A Project of The Annenberg Public Policy Center

Is Hamas Backing Obama for President?


Q: Did Hamas endorse Barack Obama?

A: A top adviser to the militant group has spoken favorably about Obama's candidacy.

FULL ANSWER:

John McCain's campaign has made much of the kind words an adviser to Hamas had for Barack Obama, calling the comments an "endorsement" of the candidate. (The State Department classifies the Palestinian militant group as a terrorist organization.) A fundraising letter sent to supporters on April 18, for instance, reads in part: "Barack Obama's foreign policy plans have even won him praise from Hamas leaders. … We need change in America, but not the kind of change that wins kind words from Hamas." In a phone call with conservative bloggers, McCain added, "I think it is very clear who Hamas wants to be the next president of the United States. … If Senator Obama is favored by Hamas, I think people can make judgments accordingly," according to several news reports.

This might give you a touch of deja vu: Obama's campaign has been dogged by baseless smears about his being a radical Muslim with ties to terrorist organizations, and these have turned out to be fabrications. This time, though, McCain is correct: Ahmed Yousef, Hamas' chief political adviser, has in fact spoken highly of Obama and expressed hope that he will win the election.

In an April 2008 interview with WABC Radio in New York, Yousef was asked whether he thought the Palestinian prime minister would be willing to meet with Obama and Clinton before the election. He responded:

Yousef: We don't mind. Actually, we like Mr. Obama, and we hope he will [inaudible] the election. I do believe he is like John Kennedy, a great man with great principles, and he has a vision to change America, to make it in a position to lead the world community, but not with domination and arrogance.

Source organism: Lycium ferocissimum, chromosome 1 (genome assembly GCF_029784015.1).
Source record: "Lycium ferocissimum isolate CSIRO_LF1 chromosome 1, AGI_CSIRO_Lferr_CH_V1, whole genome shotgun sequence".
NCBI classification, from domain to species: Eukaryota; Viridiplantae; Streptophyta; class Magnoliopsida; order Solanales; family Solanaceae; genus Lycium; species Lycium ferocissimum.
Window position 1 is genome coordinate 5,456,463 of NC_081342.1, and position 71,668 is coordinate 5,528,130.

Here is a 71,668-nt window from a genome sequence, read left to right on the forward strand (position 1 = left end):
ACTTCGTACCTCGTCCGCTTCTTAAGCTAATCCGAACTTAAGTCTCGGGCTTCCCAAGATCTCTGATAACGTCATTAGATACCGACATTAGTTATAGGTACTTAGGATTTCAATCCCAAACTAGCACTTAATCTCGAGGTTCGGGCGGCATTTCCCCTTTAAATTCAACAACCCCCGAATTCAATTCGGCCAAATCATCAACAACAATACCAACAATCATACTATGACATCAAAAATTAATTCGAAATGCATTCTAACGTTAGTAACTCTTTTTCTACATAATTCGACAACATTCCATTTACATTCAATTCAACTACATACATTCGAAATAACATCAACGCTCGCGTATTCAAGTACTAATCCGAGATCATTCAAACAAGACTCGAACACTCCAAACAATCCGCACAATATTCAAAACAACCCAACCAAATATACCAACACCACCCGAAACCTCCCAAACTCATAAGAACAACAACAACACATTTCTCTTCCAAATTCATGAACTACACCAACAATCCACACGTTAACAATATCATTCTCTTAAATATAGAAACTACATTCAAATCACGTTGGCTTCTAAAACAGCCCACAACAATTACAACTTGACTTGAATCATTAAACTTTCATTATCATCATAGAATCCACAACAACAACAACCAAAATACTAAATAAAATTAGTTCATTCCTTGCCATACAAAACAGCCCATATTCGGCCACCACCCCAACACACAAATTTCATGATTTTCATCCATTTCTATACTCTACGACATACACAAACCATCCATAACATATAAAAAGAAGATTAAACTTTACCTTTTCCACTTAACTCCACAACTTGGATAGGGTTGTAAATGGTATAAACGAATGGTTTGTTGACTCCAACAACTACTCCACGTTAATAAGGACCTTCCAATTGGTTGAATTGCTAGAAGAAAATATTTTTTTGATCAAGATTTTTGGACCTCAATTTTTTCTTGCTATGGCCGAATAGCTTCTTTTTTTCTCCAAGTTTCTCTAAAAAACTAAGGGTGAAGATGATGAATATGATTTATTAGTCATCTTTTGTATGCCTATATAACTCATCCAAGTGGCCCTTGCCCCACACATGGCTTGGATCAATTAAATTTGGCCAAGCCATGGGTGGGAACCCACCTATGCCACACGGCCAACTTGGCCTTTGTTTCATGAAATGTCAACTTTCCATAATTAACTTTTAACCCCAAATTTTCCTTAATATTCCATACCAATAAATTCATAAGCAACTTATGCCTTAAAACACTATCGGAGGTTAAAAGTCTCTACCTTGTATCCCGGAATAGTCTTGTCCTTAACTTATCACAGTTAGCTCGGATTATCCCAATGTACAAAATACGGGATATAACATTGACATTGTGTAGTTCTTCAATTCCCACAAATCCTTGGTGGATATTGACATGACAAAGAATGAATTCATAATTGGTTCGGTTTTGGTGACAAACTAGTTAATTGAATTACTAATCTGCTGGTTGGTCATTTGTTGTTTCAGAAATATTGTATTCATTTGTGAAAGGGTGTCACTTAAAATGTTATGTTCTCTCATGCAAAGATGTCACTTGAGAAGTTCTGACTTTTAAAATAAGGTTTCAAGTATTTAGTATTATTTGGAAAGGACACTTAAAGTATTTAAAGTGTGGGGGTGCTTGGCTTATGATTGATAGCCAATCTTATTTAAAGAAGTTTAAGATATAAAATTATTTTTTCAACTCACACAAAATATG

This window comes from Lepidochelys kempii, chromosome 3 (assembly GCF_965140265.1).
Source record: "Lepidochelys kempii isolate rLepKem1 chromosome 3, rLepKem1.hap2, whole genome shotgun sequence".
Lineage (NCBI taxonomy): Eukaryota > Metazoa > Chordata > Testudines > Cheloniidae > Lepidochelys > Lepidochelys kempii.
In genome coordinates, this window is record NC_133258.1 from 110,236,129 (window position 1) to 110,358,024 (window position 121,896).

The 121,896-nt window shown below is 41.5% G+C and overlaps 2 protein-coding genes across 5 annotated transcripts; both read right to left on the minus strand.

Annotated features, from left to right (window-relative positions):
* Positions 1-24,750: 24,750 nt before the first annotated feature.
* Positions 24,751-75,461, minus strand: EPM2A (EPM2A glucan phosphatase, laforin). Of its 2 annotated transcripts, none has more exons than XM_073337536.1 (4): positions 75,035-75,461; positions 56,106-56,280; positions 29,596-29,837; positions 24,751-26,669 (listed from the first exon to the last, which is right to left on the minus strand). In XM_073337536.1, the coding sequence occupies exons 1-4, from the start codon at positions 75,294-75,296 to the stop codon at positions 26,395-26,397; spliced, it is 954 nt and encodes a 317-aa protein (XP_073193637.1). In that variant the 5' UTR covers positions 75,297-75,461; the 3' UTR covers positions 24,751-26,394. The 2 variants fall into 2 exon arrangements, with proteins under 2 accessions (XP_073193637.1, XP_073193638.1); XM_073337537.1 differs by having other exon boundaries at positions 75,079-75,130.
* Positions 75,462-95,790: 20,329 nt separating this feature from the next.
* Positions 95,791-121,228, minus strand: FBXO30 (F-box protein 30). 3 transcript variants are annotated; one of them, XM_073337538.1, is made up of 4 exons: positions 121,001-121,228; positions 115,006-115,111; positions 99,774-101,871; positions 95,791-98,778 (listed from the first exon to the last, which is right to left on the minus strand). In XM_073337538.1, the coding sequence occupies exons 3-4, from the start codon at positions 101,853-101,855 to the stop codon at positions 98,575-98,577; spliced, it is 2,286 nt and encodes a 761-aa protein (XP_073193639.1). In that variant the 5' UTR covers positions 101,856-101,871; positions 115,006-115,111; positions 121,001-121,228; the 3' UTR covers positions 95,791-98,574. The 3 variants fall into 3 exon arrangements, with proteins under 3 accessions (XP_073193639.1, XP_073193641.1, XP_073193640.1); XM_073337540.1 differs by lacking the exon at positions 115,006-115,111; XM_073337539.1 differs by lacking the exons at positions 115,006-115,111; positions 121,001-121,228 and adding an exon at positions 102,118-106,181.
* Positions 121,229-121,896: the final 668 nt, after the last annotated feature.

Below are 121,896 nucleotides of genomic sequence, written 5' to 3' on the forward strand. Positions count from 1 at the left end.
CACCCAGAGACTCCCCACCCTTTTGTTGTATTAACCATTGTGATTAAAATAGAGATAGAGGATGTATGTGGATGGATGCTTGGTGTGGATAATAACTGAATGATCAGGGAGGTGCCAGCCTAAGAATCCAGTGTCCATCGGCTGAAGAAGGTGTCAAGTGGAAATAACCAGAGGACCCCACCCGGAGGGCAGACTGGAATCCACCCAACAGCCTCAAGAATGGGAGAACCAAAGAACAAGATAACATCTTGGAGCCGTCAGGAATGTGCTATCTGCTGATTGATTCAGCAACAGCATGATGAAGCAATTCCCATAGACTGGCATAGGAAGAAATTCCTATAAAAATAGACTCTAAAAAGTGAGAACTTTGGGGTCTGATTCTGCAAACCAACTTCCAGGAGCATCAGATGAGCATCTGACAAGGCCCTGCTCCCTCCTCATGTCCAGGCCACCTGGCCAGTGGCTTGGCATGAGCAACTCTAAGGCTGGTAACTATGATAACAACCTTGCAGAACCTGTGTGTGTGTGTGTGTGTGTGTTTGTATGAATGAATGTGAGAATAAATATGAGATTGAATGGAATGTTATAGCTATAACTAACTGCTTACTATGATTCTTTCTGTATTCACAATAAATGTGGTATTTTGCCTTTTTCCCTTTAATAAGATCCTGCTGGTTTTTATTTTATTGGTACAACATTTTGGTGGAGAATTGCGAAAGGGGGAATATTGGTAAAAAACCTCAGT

(Yousef is often quoted as saying "we hope he will win the election," but this part of the audio is garbled. "We hope he will win" is a reasonable interpretation.)

Whether this constitutes a political endorsement is debatable, as Yousef is in no position to vote for Obama himself, nor did he recommend that others vote for him. And endorsements are usually sought-after and greatly publicized, whereas Obama has in no way welcomed Yousef's supposed endorsement.

Also, saying that Hamas supports Obama is not saying that Obama supports Hamas, or that he would acquiesce to the group's demands as president. Indeed, Obama has explicitly condemned Hamas. When former president Jimmy Carter met with Hamas leaders in April, Obama criticized his decision, saying that "we must not negotiate with a terrorist group intent on Israel's destruction." And both Obama and McCain were among 90 cosponsors of the 2006 Palestinian Anti-Terrorism Act, which would make it U.S. policy to "urge members of the international community to avoid contact with and refrain from financially supporting the terrorist organization Hamas until it agrees to recognize Israel, renounce violence, disarm and accept prior agreements." Obama has said many times that he would not meet or negotiate with Hamas as president, and he has criticized McCain for implying otherwise. "To engage in that kind of smear," he told CNN in a May 8 interview, "is unfortunate, particularly since my policy toward Hamas has been no different than his."

-Jess Henig

Update, June 6: Hamas has reversed its position on Obama, following a speech that the candidate gave to the American Israel Public Affairs Council. Hamas spokesperson Sami Abu Zuri said that "we consider the statements of Obama to be further evidence of the hostility of the American administration to Arabs and Muslims," and that the speech "destroys any hope for change in American policies toward the Arab-Israeli conflict".

Sources

Rohter, Larry. "On McCain, Obama and a Hamas Link." The New York Times. 10 May 2008.

Associated Press. "Obama Critical of Carter-Hamas Meeting." The Los Angeles Times. 17 Apr. 2008.

Quaid, Libby. "Obama accuses McCain of 'losing his bearings.'" The Associated Press. 8 May 2008.